Shoveling snow can trigger a heart attack

older woman shoveling heavy snow, shoveling snow, heart attack triggers, stressful work for heart, protect your heart, snow shoveling may trigger heart attack

Digging out from a big snowfall is stressful enough. In the midst of all the other preparations that keep your life at a busy pace during a snowstorm, it’s important to remember not to neglect your heart health.

“Lifting heavy, wet snow can cause undue stress on your heart,” explains Dr. Gautam Shroff, Director of Cardiology at Hennepin Healthcare.

“The work of lifting and throwing snow, particularly heavy and wet snow, can put significant stress on the heart. Furthermore, the cold weather and temperatures surrounding you can lead to constriction of the heart (coronary) arteries.”

“Therefore,” Dr. Shroff continues, “shoveling can become a ‘stress test’ which is particularly important for patients with underlying heart conditions, such as coronary artery disease. If you have not been active and do not know your activity limitations, avoid picking up a shovel during a massive snowstorm. This is not the ideal time or place to uncover a heart condition.”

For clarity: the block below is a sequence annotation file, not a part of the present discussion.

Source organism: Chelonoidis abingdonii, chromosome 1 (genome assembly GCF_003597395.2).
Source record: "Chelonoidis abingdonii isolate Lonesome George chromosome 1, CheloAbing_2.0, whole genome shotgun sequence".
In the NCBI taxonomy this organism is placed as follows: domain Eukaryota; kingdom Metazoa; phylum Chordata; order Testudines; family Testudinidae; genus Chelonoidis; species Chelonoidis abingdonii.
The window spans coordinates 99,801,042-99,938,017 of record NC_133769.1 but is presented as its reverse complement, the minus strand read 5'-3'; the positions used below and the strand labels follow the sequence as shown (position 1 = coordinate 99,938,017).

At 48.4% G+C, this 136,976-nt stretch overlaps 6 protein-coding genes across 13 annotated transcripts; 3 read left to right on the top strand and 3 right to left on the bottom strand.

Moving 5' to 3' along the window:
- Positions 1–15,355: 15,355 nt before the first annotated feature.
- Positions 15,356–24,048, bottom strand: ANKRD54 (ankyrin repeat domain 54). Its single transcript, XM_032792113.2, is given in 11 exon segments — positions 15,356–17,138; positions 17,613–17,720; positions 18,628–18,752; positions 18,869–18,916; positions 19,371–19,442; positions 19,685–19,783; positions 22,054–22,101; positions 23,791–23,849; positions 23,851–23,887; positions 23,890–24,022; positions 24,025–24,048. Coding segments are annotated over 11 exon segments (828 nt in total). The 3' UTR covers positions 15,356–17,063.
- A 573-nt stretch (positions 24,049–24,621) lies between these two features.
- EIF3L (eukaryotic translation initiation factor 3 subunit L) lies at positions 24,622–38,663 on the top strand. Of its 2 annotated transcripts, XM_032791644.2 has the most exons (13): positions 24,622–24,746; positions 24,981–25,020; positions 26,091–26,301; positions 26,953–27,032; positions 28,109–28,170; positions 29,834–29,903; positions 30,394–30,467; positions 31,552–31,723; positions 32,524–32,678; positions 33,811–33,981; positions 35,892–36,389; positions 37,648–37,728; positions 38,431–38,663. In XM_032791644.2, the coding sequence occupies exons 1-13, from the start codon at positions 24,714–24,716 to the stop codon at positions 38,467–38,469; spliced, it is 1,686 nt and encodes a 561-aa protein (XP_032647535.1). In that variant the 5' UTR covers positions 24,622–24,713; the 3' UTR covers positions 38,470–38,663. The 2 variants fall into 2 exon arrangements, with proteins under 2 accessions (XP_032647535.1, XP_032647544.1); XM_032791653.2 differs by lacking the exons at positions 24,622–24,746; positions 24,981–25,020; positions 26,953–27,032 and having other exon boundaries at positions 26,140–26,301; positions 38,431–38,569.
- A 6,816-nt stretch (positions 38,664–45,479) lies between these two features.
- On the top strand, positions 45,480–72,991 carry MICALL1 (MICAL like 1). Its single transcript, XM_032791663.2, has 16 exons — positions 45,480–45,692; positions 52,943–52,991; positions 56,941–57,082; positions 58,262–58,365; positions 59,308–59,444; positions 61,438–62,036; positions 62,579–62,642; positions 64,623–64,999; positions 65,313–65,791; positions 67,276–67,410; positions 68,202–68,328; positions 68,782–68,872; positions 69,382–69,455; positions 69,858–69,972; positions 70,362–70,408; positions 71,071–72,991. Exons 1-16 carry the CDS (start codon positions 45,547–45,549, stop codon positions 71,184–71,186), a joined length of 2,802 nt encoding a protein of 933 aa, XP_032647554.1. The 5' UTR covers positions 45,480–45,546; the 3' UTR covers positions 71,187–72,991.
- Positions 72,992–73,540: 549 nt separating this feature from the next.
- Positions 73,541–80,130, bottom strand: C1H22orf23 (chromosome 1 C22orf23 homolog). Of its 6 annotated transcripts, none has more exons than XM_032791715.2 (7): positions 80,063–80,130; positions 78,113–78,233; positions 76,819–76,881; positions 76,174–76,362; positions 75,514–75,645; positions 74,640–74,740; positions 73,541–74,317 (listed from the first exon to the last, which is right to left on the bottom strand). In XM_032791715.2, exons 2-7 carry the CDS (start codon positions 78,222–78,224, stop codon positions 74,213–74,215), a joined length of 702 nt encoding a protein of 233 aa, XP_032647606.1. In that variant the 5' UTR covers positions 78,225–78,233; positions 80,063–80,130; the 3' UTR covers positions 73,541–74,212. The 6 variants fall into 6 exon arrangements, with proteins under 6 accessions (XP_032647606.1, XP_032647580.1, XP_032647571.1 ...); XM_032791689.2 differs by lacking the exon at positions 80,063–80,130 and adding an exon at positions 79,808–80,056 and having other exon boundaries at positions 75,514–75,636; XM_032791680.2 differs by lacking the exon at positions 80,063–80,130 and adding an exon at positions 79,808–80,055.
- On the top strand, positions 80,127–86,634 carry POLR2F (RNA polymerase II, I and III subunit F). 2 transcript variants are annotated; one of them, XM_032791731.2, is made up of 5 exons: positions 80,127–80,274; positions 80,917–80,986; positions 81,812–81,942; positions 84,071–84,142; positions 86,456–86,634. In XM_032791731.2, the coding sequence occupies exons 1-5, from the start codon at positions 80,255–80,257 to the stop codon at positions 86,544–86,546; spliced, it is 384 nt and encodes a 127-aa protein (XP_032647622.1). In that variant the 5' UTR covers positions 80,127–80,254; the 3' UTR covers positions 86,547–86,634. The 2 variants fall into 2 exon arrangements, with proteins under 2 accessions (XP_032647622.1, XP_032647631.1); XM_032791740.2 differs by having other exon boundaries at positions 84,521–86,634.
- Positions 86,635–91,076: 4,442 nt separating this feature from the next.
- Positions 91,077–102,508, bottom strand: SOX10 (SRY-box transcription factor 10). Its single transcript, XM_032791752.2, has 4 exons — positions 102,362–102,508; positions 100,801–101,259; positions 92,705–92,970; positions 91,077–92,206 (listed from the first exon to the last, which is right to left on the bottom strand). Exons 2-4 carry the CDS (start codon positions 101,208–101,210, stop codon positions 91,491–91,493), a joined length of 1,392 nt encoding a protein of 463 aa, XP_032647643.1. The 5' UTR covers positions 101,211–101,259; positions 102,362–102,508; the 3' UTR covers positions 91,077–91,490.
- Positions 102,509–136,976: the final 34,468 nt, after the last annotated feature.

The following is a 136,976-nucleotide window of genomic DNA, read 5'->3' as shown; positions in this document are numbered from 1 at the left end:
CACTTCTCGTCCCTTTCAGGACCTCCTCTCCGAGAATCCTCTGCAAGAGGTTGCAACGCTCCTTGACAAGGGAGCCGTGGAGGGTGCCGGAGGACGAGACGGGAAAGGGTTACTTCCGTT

Dr. Shroff describes the following symptoms of a heart attack, which should never be ignored:

“Pressure, squeezing or tightness in the chest that lasts minutes at a time, typically precipitated by physical or emotional stress, and goes away with resting are classic symptoms of heart pain, also called ‘angina’, and can signal an ongoing or pending heart attack. Symptoms can also involve aching in the shoulder, upper arm, or jaw, nausea, unusual shortness of breath, and sweating. Also, many individuals, especially the elderly and women, may not experience the typical symptoms described in textbooks, so it’s important to pay attention to any symptoms.”

If you experience any of these symptoms, stop what you’re doing and call 911 right away.Dr. Gautam Schroff cardiologist, shoveling snow, heart attack triggers, stressful work for heart, protect your heart, snow shoveling may trigger heart attack

“If you must shovel, avoid a lot of heavy lifting, use your legs not just your arms,” Dr. Shroff says. “It’s also important to take frequent breaks to give your heart a rest, avoid exposure to the cold temperatures for prolonged periods of time – and of course it bears repeating to call 911 right away if you experience any signs of heart attack. Ideally, maintain regular levels of physical activity on a regular basis so you are not in need to undergo undue physical activity during a snowstorm. Aerobic activity for about 30 minutes for most days of the week will give you a good sense of what your body can manage.”

Hennepin Heart Center at Hennepin Healthcare has a long tradition of delivering patient-centered, high-quality cardiovascular care.  Using the latest interventions, cardiac specialists provide expertise across the entire range of cardiac conditions including arrhythmia management, cardiac catheterization, rehabilitation, cardiovascular surgery, monitoring and imaging, and cardiac therapies.

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